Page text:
Dark matter has so far foiled most means of detection, but researchers are continuing to pursue its mysteries. They're using the most sensitive detector yet, called Xenon100, to try to glimpse the particles. See how it works in this video. Credit: National Science Foundation

Cosmological observations consistently point to a picture of our universe in which the ordinary matter we know makes up only 17% of all matter; the rest – 83% – is in an as yet unobserved form – so-called dark matter. This complies with predictions of the smallest scales; necessary extensions of the Standard Model of particle physics suggest that exotic new particles exist, and these are perfect dark matter candidates. Weakly Interacting (WIMPs) are thus implied in both cosmology and particle physics. An additional hint for their existence lies in the fact that the calculated abundance of such particles arising from the Big Bang matches the required amount of dark matter. The search for WIMPs is thus well-founded; a direct detection of such particles would provide the central missing piece needed to confirm this new picture of our Universe.

The properties of dark matter have been addressed through a variety of approaches and methods; these have provided the scientists with indirect hints of what to search for. WIMPs are expected to have a mass comparable to that of atomic nuclei, with a very low probability of interacting with normal matter. Such particles are thought be distributed in an enormous cloud surrounding the visible disk of the Milky Way. Earth is moving through this cloud, along with the Sun, on its journey around the Galaxy center. This movement results in a 'WIMP wind,' which may occasionally scatter off atomic nuclei in an Earth-bound detector, releasing a tiny amount of energy, which can then be detected with ultra- sensitive devices.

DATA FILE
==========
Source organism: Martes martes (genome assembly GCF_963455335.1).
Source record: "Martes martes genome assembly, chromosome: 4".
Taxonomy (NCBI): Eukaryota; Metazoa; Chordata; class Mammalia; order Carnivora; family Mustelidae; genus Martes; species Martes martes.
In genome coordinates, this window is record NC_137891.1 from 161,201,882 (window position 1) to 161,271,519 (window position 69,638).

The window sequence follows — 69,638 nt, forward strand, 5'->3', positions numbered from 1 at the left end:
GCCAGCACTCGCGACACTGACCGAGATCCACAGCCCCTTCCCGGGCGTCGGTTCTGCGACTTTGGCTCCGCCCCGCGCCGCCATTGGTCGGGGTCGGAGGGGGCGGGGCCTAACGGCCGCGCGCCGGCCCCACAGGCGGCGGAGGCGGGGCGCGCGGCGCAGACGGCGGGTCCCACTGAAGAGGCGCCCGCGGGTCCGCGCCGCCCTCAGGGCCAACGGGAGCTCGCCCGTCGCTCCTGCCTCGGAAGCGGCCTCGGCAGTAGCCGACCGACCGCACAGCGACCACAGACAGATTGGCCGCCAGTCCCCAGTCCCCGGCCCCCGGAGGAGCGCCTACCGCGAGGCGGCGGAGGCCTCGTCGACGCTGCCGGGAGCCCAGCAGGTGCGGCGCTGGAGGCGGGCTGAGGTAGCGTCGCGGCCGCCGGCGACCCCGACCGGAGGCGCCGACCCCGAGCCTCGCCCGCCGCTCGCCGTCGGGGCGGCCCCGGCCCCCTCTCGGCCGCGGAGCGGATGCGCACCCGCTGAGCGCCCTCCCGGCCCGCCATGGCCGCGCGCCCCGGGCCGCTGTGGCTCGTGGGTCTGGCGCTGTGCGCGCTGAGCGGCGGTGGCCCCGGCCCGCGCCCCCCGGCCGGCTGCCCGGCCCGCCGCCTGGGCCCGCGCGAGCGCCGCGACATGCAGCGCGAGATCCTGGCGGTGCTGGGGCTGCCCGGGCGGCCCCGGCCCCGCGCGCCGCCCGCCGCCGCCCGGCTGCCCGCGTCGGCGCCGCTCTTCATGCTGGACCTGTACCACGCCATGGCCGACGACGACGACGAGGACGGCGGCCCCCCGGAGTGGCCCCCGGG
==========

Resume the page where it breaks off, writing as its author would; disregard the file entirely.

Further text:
In the XENON100 experiment, 62 kg of liquid xenon acts as a WIMP target. The liquid, at a temperature of about -90° C, is contained in a stainless steel cryostat equipped with a cryo-cooler to maintain highly stable operating conditions. The experiment is located in the Gran Sasso Underground Laboratory (LNGS) in Italy where it is shielded from cosmic radiation by 1400 meters of rock. Further shielding from radioactivity in the detector itself and its surroundings is provided by layers of active and passive absorbers surrounding the target. These include 100 kg of active liquid xenon scintillator, 2 tons of ultra-pure copper, 1.6 tons of polyethylene and 34 tons of lead and water. The radio-pure materials used to produce the detector components assure an ultra-low background radiation environment.

Particles interacting within the active liquid xenon space excite and ionize atoms. This results in light emission in the deep ultraviolet. As electrons drift across the liquid xenon, they create a delayed, luminescent signal on the top of the detector, due to the experiment's strong electric field. Both primary and secondary scintillation light signals are detected via two arrays of photosensors – one located in the liquid xenon at the bottom, and one in the gas above the liquid (Figure 1). The simultaneous measurement of these two light signals enables the researchers to infer both the energy and the spatial coordinates of the particles' interaction, while providing information on their nature. This analysis of ratio of the two light signals and their precise localization in space is an extremely accurate method of distinguishing WIMP signals from background events.